EVERYTHING SELLER Amazon is drawing a line under the sale of the kind of devices that do what it's Firesticks do, but better, and will not allow the sale of manipulated Kodi-like streamers.
Not only will it not sell the the things anymore, but Amazon has also promised to destroy retailers' inventory that it has in its warehouses. This is a firey and firm response to a proposed piracy problem posed by boxes that are not Firesticks, and Amazon is not effing about here.
"Products offered for sale on Amazon should not promote, suggest the facilitation of, or actively enable the infringement of or unauthorised access to digital media or other protected content. Any streaming media player or other device that violates this policy is prohibited from sale on Amazon," it says from an ivory tower that has spent a lot of money on The Man in the High Castle.
"It is your responsibility to source and sell products that do not promote, promise the facilitation of, or actively enable the infringement of or unauthorised access to digital media or other protected content. If you sell these products, we may immediately suspend or terminate your selling privileges and destroy inventory in our fulfilment centres without reimbursement.
"In addition, if we determine that your account has been used to engage in fraud or other illegal activity, remittances and payments may be withheld or forfeited".
These are just one of loads of electronic devices that Amazon.com will not sell. For example, you would be better off going to an auction site if you wanted laser gloves, GPS blockers, or "any cell phone that was originally locked to a cell phone carrier and has been manually unlocked to work with other carriers (such as jailbroken iPhones, unlock codes for Blackberry)."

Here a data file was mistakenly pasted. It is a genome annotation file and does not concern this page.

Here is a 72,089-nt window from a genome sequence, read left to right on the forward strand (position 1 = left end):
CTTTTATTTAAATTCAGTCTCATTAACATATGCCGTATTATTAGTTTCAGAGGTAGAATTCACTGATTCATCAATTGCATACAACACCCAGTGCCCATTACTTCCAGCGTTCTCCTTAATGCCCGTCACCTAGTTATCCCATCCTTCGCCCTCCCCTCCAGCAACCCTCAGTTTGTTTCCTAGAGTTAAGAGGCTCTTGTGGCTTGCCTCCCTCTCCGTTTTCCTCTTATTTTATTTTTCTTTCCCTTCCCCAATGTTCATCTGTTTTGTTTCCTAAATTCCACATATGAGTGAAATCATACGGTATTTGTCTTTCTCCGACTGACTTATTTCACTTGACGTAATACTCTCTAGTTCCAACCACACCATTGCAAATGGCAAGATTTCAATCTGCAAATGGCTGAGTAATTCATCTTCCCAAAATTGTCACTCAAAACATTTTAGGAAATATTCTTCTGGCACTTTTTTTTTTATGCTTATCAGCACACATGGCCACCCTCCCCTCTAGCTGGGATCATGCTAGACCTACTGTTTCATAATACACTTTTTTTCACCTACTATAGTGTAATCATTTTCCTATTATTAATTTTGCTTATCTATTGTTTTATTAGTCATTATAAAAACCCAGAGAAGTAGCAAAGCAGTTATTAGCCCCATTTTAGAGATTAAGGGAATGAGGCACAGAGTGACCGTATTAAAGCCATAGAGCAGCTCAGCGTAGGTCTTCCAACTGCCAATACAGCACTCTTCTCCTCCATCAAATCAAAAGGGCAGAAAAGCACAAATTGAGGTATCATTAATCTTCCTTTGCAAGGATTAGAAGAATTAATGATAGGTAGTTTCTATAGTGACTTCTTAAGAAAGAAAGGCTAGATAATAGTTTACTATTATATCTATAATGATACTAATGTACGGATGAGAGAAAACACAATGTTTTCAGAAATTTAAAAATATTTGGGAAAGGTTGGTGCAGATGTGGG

We wish everyone all the best with the last one because they could do with all the positive feedback that they need. Laser gloves sound cool so now it is almost as if we must have a pair for ourselves, but GPS blockers are probably best left for sale in places where they are appropriate to sell.
The best people to comment on this, probably, are Irdeto, an outfit that makes is money by stamping on piracy and anything that smells like piracy.
"Pirates have adapted. They now use generic phrases in their ads on e-commerce sites e.g. fully loaded, to avoid being caught using legal rights owners' logos or listing what content is available," writes that firm on its blog.
"Amazon's new policy makes it explicit that promoting, facilitating and enabling infringing or unauthorised access to copyright content is prohibited from sale on Amazon. This first of its kind preventative measure aims to minimise the pirates promotional reach." µ
Welcome to the dystopia Black Mirror warned us about
Microsoft in 'more helpful' shock
A whole new way to be tied to your ISP
Search giant puts Epyc chips at the heart of its datacentre servers